“Insights into interesting topics. Many job possibil-
ities. Understanding of complex things. Interest in
electrical engineering itself. Importance of topics in
today’s world. Motivated professors.”
Table III
MOTI VATI ON A ND DEM OTI VATION SO URC ES I N ALUMNI SURVE Y
Question Cluster Percentage of Answers
Motivation Demotivation
University 7.5% 2.3%
Study Program 71.3% 68.2%
Professors 12.5% 22.7%
Job 7.5% 0.0%
Private Surroundings 0.0% 4.5%
Personal Characteristics 1.2% 2.3%
“Chances for a good job. Get to know new people.
Interesting topics and professors who also tell about
their own professional life. Clear study structures
and tasks in lectures and labs.”
Students wrote for sources of demotivation:
“Organizational problems e.g. with timetable. Lib-
rary overcrowded. Few unmotivated professors. A
little less time for basic theory. Not enough exercise
tasks. Not enough time for self study.
“Unclear study structures and confusion in lectures.
Distraction by advantages of the city. Own laziness.”
F. Results from Alumni
Alumni with an industrial working experience between two
and about ten years were asked to think about their motivation
and demotivation as students in retrospect.
31 alumni answered the questionnaire, which was sent to
them using a social media platform. The aggregated results
can be seen in Table III.
Also for the alumni, the main source of motivation came
from the study program itself (71.3%) with connections
between theory and practice, interesting topics and the pos-
sibility to gain knowledge. The second most important source
of motivation were professors (12.5%) with their commitment.
Other topics play only a minor role for alumni.
They were demotivated during their study mainly due to
their study program (68.2%). These were uninteresting lecture
topics and too high study demands. The second most im-
portant source of demotivation were professors (22.7%) with
insufficient lecture didactics. All other topics are of negligible
importance.
Alumni stated about their motivation sources:
“Topics with personal interest. These were especially
the lab courses where theoretical knowledge could
be used and deepened.”
“Connections to applications. Lab courses with state
of the art topics. Short distances and small groups.
Good knowledge exchange between students. Small
group and good atmosphere within the dual study
group. View on different areas of applications. Using
knowledge in Formula Student team.
They answered about their sources of demotivation:
“Lectures that were uninteresting for me but import-
ant for the whole study program.”
“No clear learning objectives. No clear connection
to practical applications. Too short exam periods.
Theoretical lectures.”
V. INTERPRETATIO N OF EVAL UATIONS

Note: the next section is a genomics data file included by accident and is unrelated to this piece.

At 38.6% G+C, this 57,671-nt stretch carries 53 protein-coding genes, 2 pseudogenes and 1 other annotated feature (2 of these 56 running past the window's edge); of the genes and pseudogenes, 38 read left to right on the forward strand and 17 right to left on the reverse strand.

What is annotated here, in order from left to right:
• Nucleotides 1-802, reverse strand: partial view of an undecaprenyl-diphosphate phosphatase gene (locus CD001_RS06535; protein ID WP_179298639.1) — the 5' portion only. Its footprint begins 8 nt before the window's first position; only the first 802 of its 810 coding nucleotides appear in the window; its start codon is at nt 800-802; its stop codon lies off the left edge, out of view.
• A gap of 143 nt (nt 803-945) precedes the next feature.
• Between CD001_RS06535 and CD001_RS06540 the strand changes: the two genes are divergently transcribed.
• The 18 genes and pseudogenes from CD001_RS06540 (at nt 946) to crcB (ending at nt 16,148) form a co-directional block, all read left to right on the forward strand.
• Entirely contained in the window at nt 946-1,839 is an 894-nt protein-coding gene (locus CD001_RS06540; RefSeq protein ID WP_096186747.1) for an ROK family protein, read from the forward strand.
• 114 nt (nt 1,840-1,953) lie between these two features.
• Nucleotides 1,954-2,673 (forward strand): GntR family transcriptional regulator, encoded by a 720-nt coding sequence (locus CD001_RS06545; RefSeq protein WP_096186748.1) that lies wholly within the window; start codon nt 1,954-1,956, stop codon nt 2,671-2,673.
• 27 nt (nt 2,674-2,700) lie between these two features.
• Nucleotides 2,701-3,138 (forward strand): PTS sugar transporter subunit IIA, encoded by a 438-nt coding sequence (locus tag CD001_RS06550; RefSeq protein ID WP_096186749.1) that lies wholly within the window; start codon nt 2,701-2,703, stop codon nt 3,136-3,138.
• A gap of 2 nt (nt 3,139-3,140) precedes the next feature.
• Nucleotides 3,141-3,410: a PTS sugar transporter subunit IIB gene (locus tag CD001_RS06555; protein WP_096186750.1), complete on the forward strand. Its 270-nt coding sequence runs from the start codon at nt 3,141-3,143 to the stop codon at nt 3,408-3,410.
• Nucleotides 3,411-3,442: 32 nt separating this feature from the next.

When comparing all three evaluations it can be seen a clear
shift in students’ opinions.
For the first year students, good job opportunities have a
high impact for study motivation. Also factors in personal life
are important for study motivation and demotivation. Friends
at the University are important to form learning groups and
to get acquainted with the new surrounding. Also the high
workload together with the high academic challenge in the first
study year can be seen. Even a small success like mastering
a programming exercise is important for first year students to
gain motivation.
For the last year students, the personal topics and job
perspectives (although they are very good) lost importance and
nearly all answers concentrate on the study program itself. But
insufficient didactics of lectures are also important reasons for
student demotivation.
Alumni main motivation came from the study program itself
and emphasized the close connection of theory and practice.
They were demotivated by uninteresting topics and also by
insufficient lecture didactics.
For all students, the study program with interesting topics
and the possibility of acquiring knowledge is the main source
of study motivation. The engagement of professors and good
lecture didactics play medium to minor roles for students’
motivation; but professors who are demotivated or give lec-
tures with insufficient didactics are the second most important
source for demotivation after the study program itself.
VI. CONCLUSION AND OU TL OO K
This evaluation leads to the conclusion that sources of
motivation and demotivation are changing over the time being
a student. Freshmen have a higher dependence on topics
outside the study program itself like family, friends and
personal topics. More experienced students focus on the study
program itself. The most important source for motivation and
demotivation for all evaluated cohorts is the study program
and are the lecture topics. Innovative curricula and learning
methods are measures to increase student motivation, which
are very important for a high learning success. Therefore it is
very important to take student motivation into account when
designing study programs and deciding about lecture topics.